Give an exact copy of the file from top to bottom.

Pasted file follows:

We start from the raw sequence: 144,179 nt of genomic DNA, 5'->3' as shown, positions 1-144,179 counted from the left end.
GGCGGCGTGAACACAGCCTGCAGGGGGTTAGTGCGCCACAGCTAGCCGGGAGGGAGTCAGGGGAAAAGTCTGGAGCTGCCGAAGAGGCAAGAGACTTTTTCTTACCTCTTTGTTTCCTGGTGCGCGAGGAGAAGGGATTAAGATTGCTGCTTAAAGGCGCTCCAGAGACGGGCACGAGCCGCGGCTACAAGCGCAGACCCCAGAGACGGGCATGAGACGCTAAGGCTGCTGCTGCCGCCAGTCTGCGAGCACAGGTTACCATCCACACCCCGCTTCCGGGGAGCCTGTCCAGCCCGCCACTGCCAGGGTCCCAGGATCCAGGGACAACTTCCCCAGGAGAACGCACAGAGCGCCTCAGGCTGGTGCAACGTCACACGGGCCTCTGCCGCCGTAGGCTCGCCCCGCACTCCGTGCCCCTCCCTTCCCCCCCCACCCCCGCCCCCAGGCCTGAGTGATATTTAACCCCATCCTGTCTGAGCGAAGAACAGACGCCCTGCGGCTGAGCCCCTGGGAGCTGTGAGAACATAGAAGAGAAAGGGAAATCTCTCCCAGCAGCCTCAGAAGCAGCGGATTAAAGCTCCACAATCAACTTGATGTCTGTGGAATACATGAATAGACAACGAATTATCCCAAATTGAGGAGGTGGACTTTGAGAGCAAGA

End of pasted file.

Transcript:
We start from the raw sequence: 144,179 nt of genomic DNA, 5'->3' as shown, positions 1-144,179 counted from the left end.
GGCGGCGTGAACACAGCCTGCAGGGGGTTAGTGCGCCACAGCTAGCCGGGAGGGAGTCAGGGGAAAAGTCTGGAGCTGCCGAAGAGGCAAGAGACTTTTTCTTACCTCTTTGTTTCCTGGTGCGCGAGGAGAAGGGATTAAGATTGCTGCTTAAAGGCGCTCCAGAGACGGGCACGAGCCGCGGCTACAAGCGCAGACCCCAGAGACGGGCATGAGACGCTAAGGCTGCTGCTGCCGCCAGTCTGCGAGCACAGGTTACCATCCACACCCCGCTTCCGGGGAGCCTGTCCAGCCCGCCACTGCCAGGGTCCCAGGATCCAGGGACAACTTCCCCAGGAGAACGCACAGAGCGCCTCAGGCTGGTGCAACGTCACACGGGCCTCTGCCGCCGTAGGCTCGCCCCGCACTCCGTGCCCCTCCCTTCCCCCCCCACCCCCGCCCCCAGGCCTGAGTGATATTTAACCCCATCCTGTCTGAGCGAAGAACAGACGCCCTGCGGCTGAGCCCCTGGGAGCTGTGAGAACATAGAAGAGAAAGGGAAATCTCTCCCAGCAGCCTCAGAAGCAGCGGATTAAAGCTCCACAATCAACTTGATGTCTGTGGAATACATGAATAGACAACGAATTATCCCAAATTGAGGAGGTGGACTTTGAGAGCAAGA